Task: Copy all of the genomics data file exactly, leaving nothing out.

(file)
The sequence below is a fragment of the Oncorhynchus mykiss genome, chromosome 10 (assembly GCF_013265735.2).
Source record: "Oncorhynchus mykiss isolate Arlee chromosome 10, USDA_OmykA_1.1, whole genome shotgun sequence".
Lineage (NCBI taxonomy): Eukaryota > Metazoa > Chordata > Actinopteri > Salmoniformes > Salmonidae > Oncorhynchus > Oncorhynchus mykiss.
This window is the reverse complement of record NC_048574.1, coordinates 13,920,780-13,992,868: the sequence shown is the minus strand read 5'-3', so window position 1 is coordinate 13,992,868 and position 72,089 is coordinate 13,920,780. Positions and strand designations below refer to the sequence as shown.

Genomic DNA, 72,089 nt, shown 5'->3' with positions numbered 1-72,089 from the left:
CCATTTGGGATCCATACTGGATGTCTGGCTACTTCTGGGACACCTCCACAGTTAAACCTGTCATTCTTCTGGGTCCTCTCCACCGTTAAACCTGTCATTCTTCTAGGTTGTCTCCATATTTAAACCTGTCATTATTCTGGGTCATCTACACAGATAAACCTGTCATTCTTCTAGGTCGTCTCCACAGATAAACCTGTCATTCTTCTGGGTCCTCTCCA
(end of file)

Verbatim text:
The sequence below is a fragment of the Oncorhynchus mykiss genome, chromosome 10 (assembly GCF_013265735.2).
Source record: "Oncorhynchus mykiss isolate Arlee chromosome 10, USDA_OmykA_1.1, whole genome shotgun sequence".
Lineage (NCBI taxonomy): Eukaryota > Metazoa > Chordata > Actinopteri > Salmoniformes > Salmonidae > Oncorhynchus > Oncorhynchus mykiss.
This window is the reverse complement of record NC_048574.1, coordinates 13,920,780-13,992,868: the sequence shown is the minus strand read 5'-3', so window position 1 is coordinate 13,992,868 and position 72,089 is coordinate 13,920,780. Positions and strand designations below refer to the sequence as shown.

Genomic DNA, 72,089 nt, shown 5'->3' with positions numbered 1-72,089 from the left:
CCATTTGGGATCCATACTGGATGTCTGGCTACTTCTGGGACACCTCCACAGTTAAACCTGTCATTCTTCTGGGTCCTCTCCACCGTTAAACCTGTCATTCTTCTAGGTTGTCTCCATATTTAAACCTGTCATTATTCTGGGTCATCTACACAGATAAACCTGTCATTCTTCTAGGTCGTCTCCACAGATAAACCTGTCATTCTTCTGGGTCCTCTCCA